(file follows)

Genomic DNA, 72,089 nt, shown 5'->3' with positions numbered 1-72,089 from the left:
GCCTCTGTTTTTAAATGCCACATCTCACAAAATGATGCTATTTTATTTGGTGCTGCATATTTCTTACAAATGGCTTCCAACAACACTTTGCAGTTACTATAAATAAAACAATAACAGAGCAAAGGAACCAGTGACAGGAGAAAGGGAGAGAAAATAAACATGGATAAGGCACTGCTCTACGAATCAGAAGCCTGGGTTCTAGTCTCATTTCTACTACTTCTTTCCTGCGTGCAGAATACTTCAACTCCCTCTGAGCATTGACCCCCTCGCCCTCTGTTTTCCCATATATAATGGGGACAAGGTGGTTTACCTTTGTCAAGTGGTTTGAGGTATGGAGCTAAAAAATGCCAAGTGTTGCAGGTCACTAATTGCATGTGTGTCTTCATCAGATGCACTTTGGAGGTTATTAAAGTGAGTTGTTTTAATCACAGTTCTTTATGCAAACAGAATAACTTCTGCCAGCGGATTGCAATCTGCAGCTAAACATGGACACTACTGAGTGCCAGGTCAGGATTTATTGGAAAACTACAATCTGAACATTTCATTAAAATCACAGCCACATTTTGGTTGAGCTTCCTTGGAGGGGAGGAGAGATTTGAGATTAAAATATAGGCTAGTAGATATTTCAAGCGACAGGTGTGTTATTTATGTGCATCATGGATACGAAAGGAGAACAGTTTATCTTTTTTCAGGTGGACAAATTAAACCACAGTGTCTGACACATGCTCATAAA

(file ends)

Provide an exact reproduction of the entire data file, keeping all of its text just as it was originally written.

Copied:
Genomic DNA, 72,089 nt, shown 5'->3' with positions numbered 1-72,089 from the left:
GCCTCTGTTTTTAAATGCCACATCTCACAAAATGATGCTATTTTATTTGGTGCTGCATATTTCTTACAAATGGCTTCCAACAACACTTTGCAGTTACTATAAATAAAACAATAACAGAGCAAAGGAACCAGTGACAGGAGAAAGGGAGAGAAAATAAACATGGATAAGGCACTGCTCTACGAATCAGAAGCCTGGGTTCTAGTCTCATTTCTACTACTTCTTTCCTGCGTGCAGAATACTTCAACTCCCTCTGAGCATTGACCCCCTCGCCCTCTGTTTTCCCATATATAATGGGGACAAGGTGGTTTACCTTTGTCAAGTGGTTTGAGGTATGGAGCTAAAAAATGCCAAGTGTTGCAGGTCACTAATTGCATGTGTGTCTTCATCAGATGCACTTTGGAGGTTATTAAAGTGAGTTGTTTTAATCACAGTTCTTTATGCAAACAGAATAACTTCTGCCAGCGGATTGCAATCTGCAGCTAAACATGGACACTACTGAGTGCCAGGTCAGGATTTATTGGAAAACTACAATCTGAACATTTCATTAAAATCACAGCCACATTTTGGTTGAGCTTCCTTGGAGGGGAGGAGAGATTTGAGATTAAAATATAGGCTAGTAGATATTTCAAGCGACAGGTGTGTTATTTATGTGCATCATGGATACGAAAGGAGAACAGTTTATCTTTTTTCAGGTGGACAAATTAAACCACAGTGTCTGACACATGCTCATAAA